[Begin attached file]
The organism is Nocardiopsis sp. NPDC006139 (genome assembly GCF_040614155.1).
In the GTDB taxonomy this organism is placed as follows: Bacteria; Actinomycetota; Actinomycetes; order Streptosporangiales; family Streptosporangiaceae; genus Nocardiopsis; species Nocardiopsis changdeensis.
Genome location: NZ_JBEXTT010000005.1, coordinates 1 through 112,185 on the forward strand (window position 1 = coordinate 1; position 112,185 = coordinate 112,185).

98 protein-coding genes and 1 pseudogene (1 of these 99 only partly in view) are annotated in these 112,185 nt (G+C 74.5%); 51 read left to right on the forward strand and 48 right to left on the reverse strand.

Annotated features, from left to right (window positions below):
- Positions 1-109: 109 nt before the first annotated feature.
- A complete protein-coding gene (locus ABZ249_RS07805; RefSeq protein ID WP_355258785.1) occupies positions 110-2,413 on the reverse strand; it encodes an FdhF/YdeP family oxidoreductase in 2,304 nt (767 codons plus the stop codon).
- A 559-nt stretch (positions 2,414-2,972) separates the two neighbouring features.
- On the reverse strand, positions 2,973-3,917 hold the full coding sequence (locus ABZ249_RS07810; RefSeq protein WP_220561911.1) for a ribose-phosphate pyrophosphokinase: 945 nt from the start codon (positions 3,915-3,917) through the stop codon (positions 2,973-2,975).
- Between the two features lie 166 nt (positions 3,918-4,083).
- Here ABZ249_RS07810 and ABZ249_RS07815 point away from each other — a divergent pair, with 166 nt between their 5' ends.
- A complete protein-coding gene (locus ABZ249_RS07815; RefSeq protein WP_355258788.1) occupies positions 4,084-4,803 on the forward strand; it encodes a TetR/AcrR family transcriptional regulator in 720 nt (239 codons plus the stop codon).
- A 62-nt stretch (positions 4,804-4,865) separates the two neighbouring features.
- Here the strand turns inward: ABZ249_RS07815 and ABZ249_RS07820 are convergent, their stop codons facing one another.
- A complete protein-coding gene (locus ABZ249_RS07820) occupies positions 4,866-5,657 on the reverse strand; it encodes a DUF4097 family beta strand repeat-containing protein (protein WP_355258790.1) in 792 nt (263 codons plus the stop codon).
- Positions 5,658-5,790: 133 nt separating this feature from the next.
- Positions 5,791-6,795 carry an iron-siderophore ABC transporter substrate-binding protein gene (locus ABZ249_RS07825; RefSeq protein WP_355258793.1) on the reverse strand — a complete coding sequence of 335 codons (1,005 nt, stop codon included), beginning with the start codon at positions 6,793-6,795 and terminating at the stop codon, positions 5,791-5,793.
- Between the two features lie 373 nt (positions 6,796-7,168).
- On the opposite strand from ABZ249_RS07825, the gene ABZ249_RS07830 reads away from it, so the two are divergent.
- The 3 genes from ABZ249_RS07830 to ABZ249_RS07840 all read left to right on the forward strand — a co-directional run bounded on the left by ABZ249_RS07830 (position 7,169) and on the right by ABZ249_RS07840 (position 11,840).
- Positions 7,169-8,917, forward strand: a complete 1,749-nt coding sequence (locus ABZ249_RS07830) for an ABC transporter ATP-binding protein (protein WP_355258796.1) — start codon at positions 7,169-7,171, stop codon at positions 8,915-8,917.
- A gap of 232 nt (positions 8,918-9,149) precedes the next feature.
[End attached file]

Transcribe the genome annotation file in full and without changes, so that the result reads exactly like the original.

The organism is Nocardiopsis sp. NPDC006139 (genome assembly GCF_040614155.1).
In the GTDB taxonomy this organism is placed as follows: Bacteria; Actinomycetota; Actinomycetes; order Streptosporangiales; family Streptosporangiaceae; genus Nocardiopsis; species Nocardiopsis changdeensis.
Genome location: NZ_JBEXTT010000005.1, coordinates 1 through 112,185 on the forward strand (window position 1 = coordinate 1; position 112,185 = coordinate 112,185).

98 protein-coding genes and 1 pseudogene (1 of these 99 only partly in view) are annotated in these 112,185 nt (G+C 74.5%); 51 read left to right on the forward strand and 48 right to left on the reverse strand.

Annotated features, from left to right (window positions below):
- Positions 1-109: 109 nt before the first annotated feature.
- A complete protein-coding gene (locus ABZ249_RS07805; RefSeq protein ID WP_355258785.1) occupies positions 110-2,413 on the reverse strand; it encodes an FdhF/YdeP family oxidoreductase in 2,304 nt (767 codons plus the stop codon).
- A 559-nt stretch (positions 2,414-2,972) separates the two neighbouring features.
- On the reverse strand, positions 2,973-3,917 hold the full coding sequence (locus ABZ249_RS07810; RefSeq protein WP_220561911.1) for a ribose-phosphate pyrophosphokinase: 945 nt from the start codon (positions 3,915-3,917) through the stop codon (positions 2,973-2,975).
- Between the two features lie 166 nt (positions 3,918-4,083).
- Here ABZ249_RS07810 and ABZ249_RS07815 point away from each other — a divergent pair, with 166 nt between their 5' ends.
- A complete protein-coding gene (locus ABZ249_RS07815; RefSeq protein WP_355258788.1) occupies positions 4,084-4,803 on the forward strand; it encodes a TetR/AcrR family transcriptional regulator in 720 nt (239 codons plus the stop codon).
- A 62-nt stretch (positions 4,804-4,865) separates the two neighbouring features.
- Here the strand turns inward: ABZ249_RS07815 and ABZ249_RS07820 are convergent, their stop codons facing one another.
- A complete protein-coding gene (locus ABZ249_RS07820) occupies positions 4,866-5,657 on the reverse strand; it encodes a DUF4097 family beta strand repeat-containing protein (protein WP_355258790.1) in 792 nt (263 codons plus the stop codon).
- Positions 5,658-5,790: 133 nt separating this feature from the next.
- Positions 5,791-6,795 carry an iron-siderophore ABC transporter substrate-binding protein gene (locus ABZ249_RS07825; RefSeq protein WP_355258793.1) on the reverse strand — a complete coding sequence of 335 codons (1,005 nt, stop codon included), beginning with the start codon at positions 6,793-6,795 and terminating at the stop codon, positions 5,791-5,793.
- Between the two features lie 373 nt (positions 6,796-7,168).
- On the opposite strand from ABZ249_RS07825, the gene ABZ249_RS07830 reads away from it, so the two are divergent.
- The 3 genes from ABZ249_RS07830 to ABZ249_RS07840 all read left to right on the forward strand — a co-directional run bounded on the left by ABZ249_RS07830 (position 7,169) and on the right by ABZ249_RS07840 (position 11,840).
- Positions 7,169-8,917, forward strand: a complete 1,749-nt coding sequence (locus ABZ249_RS07830) for an ABC transporter ATP-binding protein (protein WP_355258796.1) — start codon at positions 7,169-7,171, stop codon at positions 8,915-8,917.
- A gap of 232 nt (positions 8,918-9,149) precedes the next feature.